Tragic death over university fees

Student commits suicide after she couldn't come up with the money to register for university. I understand it can be real sad if you can't get what you want, but never that I thought people would go to such extend.


Tragic death over university fees
Source: TheStar Online, 25/05/2008

IF the crucial information on education loans were there, 18-year Sukchaya Kaewsomchart would probably not have committed suicide when she was just days away being a freshman at the Silpakorn University.

Sukchaya hanged herself at her home in Sing Buri on May 17 - the day she was supposed to register as a student at the university. She couldn't come up with the money needed for the registration fee. Sad and heartbroken at her predicament, she took her own life.

Her tragic death jolted the entire nation and forced the country's education planners to take more seriously the providing of financial aid and counselling for students from poor families .

One can't help but wonder if a better information system could help keep hopes alive for people like Sukchaya.

Yes, all universities, like government agencies, have websites. But a vast majority of these sites seems to care more about promoting their activities rather than putting the needs of students first.

Few university officials could give a clear explanation as to what potential students from poor families should do if their families could not pay fees required on registration day. Even at a state university, such fees can still be well over 5,500 baht (RM553).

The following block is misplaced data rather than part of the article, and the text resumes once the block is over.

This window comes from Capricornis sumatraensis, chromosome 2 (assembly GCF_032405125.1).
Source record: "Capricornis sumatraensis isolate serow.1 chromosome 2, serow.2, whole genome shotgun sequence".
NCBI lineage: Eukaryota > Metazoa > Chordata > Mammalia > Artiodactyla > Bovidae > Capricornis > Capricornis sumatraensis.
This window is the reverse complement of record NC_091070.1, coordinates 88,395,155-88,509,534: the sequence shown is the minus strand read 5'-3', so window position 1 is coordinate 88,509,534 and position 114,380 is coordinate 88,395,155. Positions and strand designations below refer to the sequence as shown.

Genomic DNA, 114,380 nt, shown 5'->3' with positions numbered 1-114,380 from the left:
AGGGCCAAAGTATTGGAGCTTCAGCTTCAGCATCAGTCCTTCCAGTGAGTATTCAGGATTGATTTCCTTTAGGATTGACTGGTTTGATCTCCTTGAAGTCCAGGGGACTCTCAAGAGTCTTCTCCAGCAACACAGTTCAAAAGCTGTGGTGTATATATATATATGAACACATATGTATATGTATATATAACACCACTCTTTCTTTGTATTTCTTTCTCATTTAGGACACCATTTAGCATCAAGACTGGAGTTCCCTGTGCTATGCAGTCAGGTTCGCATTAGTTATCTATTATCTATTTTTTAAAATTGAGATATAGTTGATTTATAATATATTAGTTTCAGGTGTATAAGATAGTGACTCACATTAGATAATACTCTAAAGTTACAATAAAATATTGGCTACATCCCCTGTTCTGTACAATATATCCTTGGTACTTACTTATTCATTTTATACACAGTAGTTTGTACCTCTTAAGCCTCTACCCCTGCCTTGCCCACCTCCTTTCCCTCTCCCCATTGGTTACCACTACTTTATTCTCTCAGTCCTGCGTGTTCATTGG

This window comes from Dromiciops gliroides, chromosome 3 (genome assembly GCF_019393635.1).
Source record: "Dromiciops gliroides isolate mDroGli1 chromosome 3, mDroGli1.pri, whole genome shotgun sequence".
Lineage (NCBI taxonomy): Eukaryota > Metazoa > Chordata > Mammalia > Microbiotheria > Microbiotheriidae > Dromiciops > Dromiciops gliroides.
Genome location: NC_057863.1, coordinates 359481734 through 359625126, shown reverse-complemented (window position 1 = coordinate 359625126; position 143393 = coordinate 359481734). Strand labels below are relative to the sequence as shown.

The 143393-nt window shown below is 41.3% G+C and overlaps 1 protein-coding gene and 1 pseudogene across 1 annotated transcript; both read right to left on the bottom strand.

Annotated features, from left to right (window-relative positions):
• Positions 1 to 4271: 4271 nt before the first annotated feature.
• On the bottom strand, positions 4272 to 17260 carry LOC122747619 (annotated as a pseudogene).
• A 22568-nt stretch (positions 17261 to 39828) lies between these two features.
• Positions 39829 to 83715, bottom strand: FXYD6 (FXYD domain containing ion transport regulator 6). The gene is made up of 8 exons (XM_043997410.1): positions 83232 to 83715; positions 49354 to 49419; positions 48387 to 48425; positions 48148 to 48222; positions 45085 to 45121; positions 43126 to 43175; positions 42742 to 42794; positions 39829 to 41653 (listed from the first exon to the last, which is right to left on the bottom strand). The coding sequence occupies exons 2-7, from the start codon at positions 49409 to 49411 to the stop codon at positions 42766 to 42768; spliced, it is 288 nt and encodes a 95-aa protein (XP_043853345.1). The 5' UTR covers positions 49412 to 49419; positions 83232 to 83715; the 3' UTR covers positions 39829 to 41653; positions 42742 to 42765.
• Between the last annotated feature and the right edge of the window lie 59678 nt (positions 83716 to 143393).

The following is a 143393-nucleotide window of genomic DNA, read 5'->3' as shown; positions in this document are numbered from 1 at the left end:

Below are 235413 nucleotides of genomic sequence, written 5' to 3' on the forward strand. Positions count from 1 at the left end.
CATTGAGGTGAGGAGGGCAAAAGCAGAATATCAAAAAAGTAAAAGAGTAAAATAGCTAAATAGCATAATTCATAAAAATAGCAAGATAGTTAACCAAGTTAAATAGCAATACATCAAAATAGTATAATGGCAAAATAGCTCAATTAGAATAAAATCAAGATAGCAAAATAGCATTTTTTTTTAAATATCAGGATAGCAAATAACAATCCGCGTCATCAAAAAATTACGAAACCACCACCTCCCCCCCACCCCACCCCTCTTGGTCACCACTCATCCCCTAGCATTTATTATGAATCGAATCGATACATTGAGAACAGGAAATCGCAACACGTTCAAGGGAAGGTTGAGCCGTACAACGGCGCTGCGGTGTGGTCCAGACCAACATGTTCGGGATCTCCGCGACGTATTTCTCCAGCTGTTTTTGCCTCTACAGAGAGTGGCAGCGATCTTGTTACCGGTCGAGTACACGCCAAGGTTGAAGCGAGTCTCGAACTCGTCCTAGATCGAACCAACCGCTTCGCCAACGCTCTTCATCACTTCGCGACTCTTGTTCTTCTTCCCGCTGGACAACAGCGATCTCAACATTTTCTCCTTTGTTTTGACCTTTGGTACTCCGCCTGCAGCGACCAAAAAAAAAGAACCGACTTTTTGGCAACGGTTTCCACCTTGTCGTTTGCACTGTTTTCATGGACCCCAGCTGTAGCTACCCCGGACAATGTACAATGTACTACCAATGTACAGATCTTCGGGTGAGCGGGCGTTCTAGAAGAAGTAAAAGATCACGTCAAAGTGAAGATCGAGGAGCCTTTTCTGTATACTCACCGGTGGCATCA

Sukchaya had already passed all the necessary tests to be a Silpakorn University student, but she just didn't have money to follow through with her dream.

Sadly, in an age where there is plenty of information at our fingertips, it is unthinkable that something like this could happen.

Sukchaya's untimely death should have been prevented, and it could have been prevented.

In fact, all universities have scholarships for needy students. But bureaucratic red tape requires that they be admitted as a student first. The government does have student loan funds to help children who want to continue their education.

“There appears to be a gap,” student loan fund manager Thada Martin said, pointing out that his office could only reach out to students who had already registered themselves as students.

Right after Sukchaya's suicide, deputy education minister Boonlue Prasertsopha immediately instructed the office of higher education commission (OHEC) to ensure that such a tragic case never happens again.

Information is clearly the key. Who knows how many children have lost their opportunity – in Sukchaya's case, her life – simply because they don't know how to access the financial help for their higher education?

It was only after Sukchaya's suicide received widespread news coverage that some other cash-strapped children stepped forward and publicly asked for help.

Some of them are on the verge of losing their chance of becoming engineering and medical students.

Although they are academically bright, their parents do not have enough money to pay for higher education.

“We now establish a centre to help children who don't have the money to qualify for registration,” OHEC secretary-general Sumet Yamnoon said.

Sumet said the centre is ready to help students cope not just with registration expenses but also relevant travel costs.

“Students can also contact the universities of their choices directly,” Sumet said.

Chiang Mai University president, Pongsak Angkasith said he believed all universities could extend help to needy children who came forward.


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